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The Contribution of the Trimurthi to Music

The Contribution of the Trimurthi to Music
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Item Code: NAZ087
Author: K.N. Shrinivasan
Publisher: Manipaduka Nidhi (Trust), Tamil Nadu
Language: English
Edition: 2006
Pages: 118
Other Details: 8.50 X 5.50 inch
weight of the book: 0.14 kg
It is not known when the appellation 'Music Trinity' came into usage to refer to Tyagaraja, Dikshitar and Syama Sastri but there is no doubt that it is the most appropriate nomenclature to mean the three 'all time greats' in Kamatic music. There has been no fourth either before or after them. The number 3 has special significance in Hinduism. Commencing from Brahma, Vishnu and Rudra, the original Trimurtis, there are triads like the 'three worlds' etc.

The most remarkable feature about our 'Sangita Trimurtis' is that they were not only contemporaries but belonged to the Tanjore District of South India. According to the usual tradition, all the three were born at Tiruvarur although there is a school of thought who avers that Tyagaraja was born at Tiruvaiyaru. They must have been on the most cordial terms, met each other frequently and exchanged notes on music. Syama Sastri’s son Subbaraya Sastri became a disciple of Tyagaraja.

Although our 'Music Trinity' were contemporaries and belonged to the same area, they were cast in different moulds.

Tyagaraja was a great river into which the noblest traditions of music, bhakti and renunciation flowed. He was the father of modern Karnatic music and his works are of delicate spirituality, full of melodic beauty and in the highest sense, artistic. His songs are accepted today as the only adequate interpretation of classical Karnatic music from both the music and the sahitya points of view.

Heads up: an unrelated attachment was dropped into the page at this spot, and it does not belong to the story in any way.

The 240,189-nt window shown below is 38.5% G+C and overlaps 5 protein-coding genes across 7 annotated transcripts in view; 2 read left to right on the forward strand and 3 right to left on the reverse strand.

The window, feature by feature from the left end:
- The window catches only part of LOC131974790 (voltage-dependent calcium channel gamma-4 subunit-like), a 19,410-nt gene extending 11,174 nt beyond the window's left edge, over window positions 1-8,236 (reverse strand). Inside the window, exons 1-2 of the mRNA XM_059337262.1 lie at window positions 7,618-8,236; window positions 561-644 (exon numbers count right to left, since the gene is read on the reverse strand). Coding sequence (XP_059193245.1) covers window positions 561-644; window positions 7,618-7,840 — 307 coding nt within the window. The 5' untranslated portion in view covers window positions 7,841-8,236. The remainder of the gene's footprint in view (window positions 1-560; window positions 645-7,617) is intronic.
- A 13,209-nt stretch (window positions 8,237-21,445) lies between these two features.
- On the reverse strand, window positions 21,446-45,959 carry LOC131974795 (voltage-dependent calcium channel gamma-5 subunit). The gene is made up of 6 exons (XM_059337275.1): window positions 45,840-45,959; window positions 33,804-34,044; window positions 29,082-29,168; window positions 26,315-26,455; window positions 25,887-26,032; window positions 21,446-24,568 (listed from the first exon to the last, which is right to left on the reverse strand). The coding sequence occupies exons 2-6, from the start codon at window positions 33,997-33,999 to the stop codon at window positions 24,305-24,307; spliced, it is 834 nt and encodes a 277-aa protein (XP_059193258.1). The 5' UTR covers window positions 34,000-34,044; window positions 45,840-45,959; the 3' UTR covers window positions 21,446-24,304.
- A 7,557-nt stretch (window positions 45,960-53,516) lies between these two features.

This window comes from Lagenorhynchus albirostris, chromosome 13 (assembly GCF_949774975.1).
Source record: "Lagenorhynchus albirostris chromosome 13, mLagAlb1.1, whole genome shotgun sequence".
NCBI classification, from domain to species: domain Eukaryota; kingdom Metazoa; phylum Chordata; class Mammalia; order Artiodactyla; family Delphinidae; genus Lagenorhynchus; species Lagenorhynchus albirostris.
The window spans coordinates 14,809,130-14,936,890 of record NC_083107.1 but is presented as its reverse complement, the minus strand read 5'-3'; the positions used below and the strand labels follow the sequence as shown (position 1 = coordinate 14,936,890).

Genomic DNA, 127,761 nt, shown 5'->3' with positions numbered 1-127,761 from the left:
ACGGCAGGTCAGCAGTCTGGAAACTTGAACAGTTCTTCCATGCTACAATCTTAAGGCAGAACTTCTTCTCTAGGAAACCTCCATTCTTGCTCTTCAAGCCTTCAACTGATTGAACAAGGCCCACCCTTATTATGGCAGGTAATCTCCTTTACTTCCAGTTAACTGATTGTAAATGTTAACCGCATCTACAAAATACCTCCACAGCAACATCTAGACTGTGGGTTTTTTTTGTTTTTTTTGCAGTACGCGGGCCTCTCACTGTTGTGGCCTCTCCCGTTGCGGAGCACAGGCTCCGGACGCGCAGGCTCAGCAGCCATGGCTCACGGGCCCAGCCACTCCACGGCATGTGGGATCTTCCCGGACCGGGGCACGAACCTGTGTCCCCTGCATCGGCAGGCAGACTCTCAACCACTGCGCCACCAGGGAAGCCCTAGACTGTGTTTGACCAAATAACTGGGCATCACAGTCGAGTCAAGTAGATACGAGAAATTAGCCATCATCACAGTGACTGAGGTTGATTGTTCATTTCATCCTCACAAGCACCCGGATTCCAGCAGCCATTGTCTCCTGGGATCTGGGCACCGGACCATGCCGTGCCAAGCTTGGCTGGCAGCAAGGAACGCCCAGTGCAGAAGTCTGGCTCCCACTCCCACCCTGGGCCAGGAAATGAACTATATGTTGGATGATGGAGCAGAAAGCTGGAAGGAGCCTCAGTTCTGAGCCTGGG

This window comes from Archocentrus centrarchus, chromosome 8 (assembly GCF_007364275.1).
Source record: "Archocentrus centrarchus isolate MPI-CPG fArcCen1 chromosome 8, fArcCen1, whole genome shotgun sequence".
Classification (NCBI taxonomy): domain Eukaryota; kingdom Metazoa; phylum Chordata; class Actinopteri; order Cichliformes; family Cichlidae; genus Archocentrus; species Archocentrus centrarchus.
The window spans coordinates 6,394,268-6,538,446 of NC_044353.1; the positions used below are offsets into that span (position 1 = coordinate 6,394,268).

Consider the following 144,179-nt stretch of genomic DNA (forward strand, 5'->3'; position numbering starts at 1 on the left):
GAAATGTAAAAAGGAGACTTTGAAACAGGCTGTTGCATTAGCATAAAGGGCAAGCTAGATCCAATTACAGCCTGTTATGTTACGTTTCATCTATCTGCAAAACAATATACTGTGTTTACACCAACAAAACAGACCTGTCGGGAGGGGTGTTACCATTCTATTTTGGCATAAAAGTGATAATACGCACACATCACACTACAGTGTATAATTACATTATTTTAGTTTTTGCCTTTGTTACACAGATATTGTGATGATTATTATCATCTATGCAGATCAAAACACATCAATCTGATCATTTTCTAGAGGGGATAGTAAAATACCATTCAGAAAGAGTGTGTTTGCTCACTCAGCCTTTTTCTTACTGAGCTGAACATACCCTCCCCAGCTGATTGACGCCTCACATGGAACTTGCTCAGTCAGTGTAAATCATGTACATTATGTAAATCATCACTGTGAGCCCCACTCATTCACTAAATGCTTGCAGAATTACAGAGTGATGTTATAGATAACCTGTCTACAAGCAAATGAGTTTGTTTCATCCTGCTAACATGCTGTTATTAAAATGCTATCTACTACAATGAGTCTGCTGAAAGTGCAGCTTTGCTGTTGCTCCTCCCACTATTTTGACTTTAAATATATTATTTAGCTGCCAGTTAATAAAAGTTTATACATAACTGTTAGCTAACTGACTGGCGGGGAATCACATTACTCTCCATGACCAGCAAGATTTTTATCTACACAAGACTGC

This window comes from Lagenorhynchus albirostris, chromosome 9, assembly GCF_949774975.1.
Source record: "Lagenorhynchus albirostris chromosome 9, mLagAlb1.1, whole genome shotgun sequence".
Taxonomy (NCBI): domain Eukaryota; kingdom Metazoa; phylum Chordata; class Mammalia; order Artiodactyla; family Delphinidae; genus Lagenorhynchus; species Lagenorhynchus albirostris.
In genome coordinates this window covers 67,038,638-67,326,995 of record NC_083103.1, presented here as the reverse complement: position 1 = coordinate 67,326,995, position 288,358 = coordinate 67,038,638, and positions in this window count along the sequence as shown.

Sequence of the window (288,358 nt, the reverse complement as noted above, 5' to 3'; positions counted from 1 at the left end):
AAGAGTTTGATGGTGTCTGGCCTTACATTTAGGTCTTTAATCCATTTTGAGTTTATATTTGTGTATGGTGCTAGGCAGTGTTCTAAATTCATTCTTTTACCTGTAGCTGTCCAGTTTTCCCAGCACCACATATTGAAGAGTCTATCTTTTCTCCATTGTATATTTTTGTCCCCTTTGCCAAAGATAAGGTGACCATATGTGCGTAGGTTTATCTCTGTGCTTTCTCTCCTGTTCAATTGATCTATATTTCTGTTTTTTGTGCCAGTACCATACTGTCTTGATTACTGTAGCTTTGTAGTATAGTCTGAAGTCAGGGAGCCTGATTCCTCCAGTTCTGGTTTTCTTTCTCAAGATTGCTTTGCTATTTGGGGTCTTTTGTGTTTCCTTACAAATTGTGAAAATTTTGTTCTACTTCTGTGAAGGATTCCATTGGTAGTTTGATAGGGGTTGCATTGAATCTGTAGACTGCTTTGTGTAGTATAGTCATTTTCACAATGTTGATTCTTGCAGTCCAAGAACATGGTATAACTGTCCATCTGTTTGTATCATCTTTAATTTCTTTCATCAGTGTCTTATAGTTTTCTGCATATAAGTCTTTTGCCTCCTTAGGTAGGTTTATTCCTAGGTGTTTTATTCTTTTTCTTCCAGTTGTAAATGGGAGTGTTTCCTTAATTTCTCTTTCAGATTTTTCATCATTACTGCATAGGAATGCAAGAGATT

Dikshitar was a royal composer, a staunch Advaitin and a wandering minstrel. His kritis are often called the 'impersonal art forms of Dikshitar'. He decided to compose only in Sanskrit, the 'Girvana Bhasha' as his thoughts could be properly expressed only in that language.

Syama Sastri was a sweet bard who treated his Kamakshi as his mother and himself as her child. It was a Talli-bidda relationship.

But his music is great and superb. Although voluminous literature exists on the Trinity, particularly on Tyagaraja, there has been no comparative study except stray articles. An old proverb says that 'comparisons are odious' and perhaps this was followed by writers. On the other hand, a comparative study of the Trinity and their works was long overdue but it was a challenging job. Comparisons must be made with care and. in the proper perspective. Otherwise, they may become 'odious'.

Fortunately, a qualified scholar has now come forward to make a comparative study of the life and works of Tyagaraja, Dikshitar and Syama Sastri.

The achievements of K.N.Shrinivasan in the fields of Law, Music, Musicology, Composing, Sanskrit scholarship, Literature, Religion and a host of other subjects are mind-boggling. From the amount of work turned out by him during the past 50 years, one would think that his day has 48 hours. His 'Dikshita Kriti Muktavali' containing Dikshitar's musical compositions with critical notes on certain variations is a masterpiece and the only one of its kind. His 'Sriranga Gitanjali' shows his extraordinary command over Sanskrit and his capacity to invent new ragas like Indumukhi, Neelotpala, Charubhashini, Hatakabhushani, Manimala, Priyankari, Hastinada etc.

The present book 'The Contribution of the Trimurti to Music' is a comprehensive research work covering every aspect of the subject. There are 24 chapters in which the author analyses thoroughly the different facets of the Trimurti like supernatural elements in their lives, evolution of the kriti form, the music of their compositions, tala structure, sahitya, poetic diction, group kritis and operas. His presentation is incisive and his comments are based on wide research and understanding of the theme dealt' with.